Planting Bulbs in the Northeast


After a long winter in New England, gardeners begin to look for those first flowers of spring, and all of them come from bulbs that the gardeners planted in the fall. Crocus, Grecian windflowers, snow glories, daffodils, hyacinth, jonquils and tulips create a visual symphony of color and texture that will last for decades if planted and maintained properly. To help you remember the basics, think L.I.N.E. (Location: well drained; Inches deep: 3 times bulb size; Nutrients:fertilize; Enjoy.)

Planting Fall Bulbs

Step 1

Dig a hole with the small hand shovel to a depth of three times the length of the bulb. For instance, if a bulb is 2 inches long, dig a hole 6 inches deep. Loosen another inch of dirt in the bottom of the hole and mix in a teaspoon of the fertilizer. Use a ruler to make sure the hole is the proper depth.

Step 2

Place the bulb in the hole with the tiny roots at the bottom. Depending on the bulb, there is usually a smooth bulge at the top. Put only one bulb in a single hole; it will provide more bulbs by itself as the years go by.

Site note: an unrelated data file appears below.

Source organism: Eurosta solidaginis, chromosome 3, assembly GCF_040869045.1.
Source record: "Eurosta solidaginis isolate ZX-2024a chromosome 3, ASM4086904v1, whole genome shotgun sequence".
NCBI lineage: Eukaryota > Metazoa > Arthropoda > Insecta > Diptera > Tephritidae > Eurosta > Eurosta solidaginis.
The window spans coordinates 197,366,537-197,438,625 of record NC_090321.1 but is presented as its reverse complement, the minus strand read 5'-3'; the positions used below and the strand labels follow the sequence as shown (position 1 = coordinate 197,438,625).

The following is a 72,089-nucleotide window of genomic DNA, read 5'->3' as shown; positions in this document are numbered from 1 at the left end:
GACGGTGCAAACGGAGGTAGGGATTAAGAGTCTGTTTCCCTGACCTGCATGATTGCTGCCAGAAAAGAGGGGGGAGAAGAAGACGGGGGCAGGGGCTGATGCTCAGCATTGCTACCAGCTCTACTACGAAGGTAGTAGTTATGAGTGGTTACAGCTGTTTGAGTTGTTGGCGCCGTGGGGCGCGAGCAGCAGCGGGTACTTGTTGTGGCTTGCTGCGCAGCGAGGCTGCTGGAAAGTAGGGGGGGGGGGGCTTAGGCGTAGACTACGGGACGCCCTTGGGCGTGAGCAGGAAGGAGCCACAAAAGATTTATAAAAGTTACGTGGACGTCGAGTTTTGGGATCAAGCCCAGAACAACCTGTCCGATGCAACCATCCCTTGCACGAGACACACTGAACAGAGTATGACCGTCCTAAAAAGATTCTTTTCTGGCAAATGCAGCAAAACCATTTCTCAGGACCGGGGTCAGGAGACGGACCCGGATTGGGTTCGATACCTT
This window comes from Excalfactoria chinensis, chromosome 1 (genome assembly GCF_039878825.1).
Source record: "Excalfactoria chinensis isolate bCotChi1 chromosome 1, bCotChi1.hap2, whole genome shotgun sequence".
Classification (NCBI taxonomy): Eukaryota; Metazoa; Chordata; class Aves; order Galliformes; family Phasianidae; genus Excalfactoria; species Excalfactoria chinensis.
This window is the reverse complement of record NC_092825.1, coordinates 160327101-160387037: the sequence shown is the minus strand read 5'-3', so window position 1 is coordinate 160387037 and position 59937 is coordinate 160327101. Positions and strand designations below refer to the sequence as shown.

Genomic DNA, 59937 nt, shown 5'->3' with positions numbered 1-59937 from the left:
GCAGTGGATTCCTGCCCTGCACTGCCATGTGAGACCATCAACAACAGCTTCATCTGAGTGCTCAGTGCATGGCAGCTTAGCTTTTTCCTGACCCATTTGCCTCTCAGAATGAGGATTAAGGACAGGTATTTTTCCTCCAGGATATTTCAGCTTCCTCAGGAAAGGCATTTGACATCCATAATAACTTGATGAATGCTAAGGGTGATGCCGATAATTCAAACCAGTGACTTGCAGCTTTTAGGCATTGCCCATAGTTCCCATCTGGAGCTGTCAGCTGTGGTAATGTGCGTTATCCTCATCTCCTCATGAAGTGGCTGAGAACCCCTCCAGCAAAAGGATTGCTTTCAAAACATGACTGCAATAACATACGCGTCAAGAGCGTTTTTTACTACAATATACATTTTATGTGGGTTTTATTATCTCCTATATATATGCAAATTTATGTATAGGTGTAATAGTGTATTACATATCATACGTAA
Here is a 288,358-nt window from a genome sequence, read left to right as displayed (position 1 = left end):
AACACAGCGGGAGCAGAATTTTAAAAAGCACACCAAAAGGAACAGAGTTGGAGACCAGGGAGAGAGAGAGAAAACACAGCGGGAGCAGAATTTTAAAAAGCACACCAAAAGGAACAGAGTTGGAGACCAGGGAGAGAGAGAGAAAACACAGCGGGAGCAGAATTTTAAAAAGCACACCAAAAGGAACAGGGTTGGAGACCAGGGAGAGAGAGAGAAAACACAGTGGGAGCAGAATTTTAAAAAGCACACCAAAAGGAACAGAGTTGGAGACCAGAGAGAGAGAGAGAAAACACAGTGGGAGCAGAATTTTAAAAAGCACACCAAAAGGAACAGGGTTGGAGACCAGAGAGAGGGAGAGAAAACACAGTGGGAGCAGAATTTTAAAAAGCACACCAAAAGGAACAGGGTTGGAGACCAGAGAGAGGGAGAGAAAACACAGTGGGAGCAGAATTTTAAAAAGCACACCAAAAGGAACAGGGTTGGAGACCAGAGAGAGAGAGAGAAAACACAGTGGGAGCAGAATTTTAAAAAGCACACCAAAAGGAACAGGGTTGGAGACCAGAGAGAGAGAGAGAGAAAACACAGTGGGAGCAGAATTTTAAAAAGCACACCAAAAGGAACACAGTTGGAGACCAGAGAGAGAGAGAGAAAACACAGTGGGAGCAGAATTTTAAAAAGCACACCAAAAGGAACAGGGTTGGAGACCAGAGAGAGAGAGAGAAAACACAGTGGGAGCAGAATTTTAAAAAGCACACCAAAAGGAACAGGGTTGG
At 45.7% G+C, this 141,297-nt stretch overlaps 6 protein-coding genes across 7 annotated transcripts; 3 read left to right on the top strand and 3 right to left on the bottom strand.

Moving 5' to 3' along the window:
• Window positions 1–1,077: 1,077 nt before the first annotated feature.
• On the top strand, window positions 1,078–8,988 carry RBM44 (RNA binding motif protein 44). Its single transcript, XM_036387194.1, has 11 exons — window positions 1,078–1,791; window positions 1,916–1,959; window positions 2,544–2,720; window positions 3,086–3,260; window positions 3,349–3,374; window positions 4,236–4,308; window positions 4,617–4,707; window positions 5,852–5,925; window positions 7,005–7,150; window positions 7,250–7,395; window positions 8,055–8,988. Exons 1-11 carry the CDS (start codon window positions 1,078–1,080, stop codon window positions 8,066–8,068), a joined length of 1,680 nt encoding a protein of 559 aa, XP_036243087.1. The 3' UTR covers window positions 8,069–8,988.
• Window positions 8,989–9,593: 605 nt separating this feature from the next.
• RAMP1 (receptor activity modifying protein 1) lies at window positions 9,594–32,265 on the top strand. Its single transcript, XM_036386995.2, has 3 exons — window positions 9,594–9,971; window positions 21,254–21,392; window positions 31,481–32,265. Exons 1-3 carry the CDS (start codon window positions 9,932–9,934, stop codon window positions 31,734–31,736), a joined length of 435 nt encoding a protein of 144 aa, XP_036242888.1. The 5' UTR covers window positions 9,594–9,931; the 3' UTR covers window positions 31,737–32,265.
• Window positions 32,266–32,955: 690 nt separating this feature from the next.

Step 3

Pull the dirt you moved out of the hole back over the bulb and fill the hole to make it level with the surrounding ground. Add a bit more fertilizer on top of the ground and give the area a drink of water so it can begin root growth before the ground freezes and the bulb goes dormant.

Tips and Warnings

  • Don't place bulbs in an area that is wet in the spring and doesn't drain well. If it doesn't rot the bulb, you might get a blossom, but it isn't likely.

Things You'll Need

  • Bulbs
  • Small garden hand shovel
  • Bulb-booster fertilizer
  • Ruler


  • Colorado State Extension Service: Bulb Care
  • University of Illinois Extension Service: Planting Bulbs
Keywords: planting tulips, planting daffodils, planting hyacinth

About this Author

Linda Batey has been working as a freelance writer for two years and specializes in travel writing. She also writes on Helium,,,, trazzler and She has been published in "Gardening Inspirations" magazine. Batey holds an Associates Degree in paralegal from Beal College. She also is knowledgable is gardening, herbal and home remedies.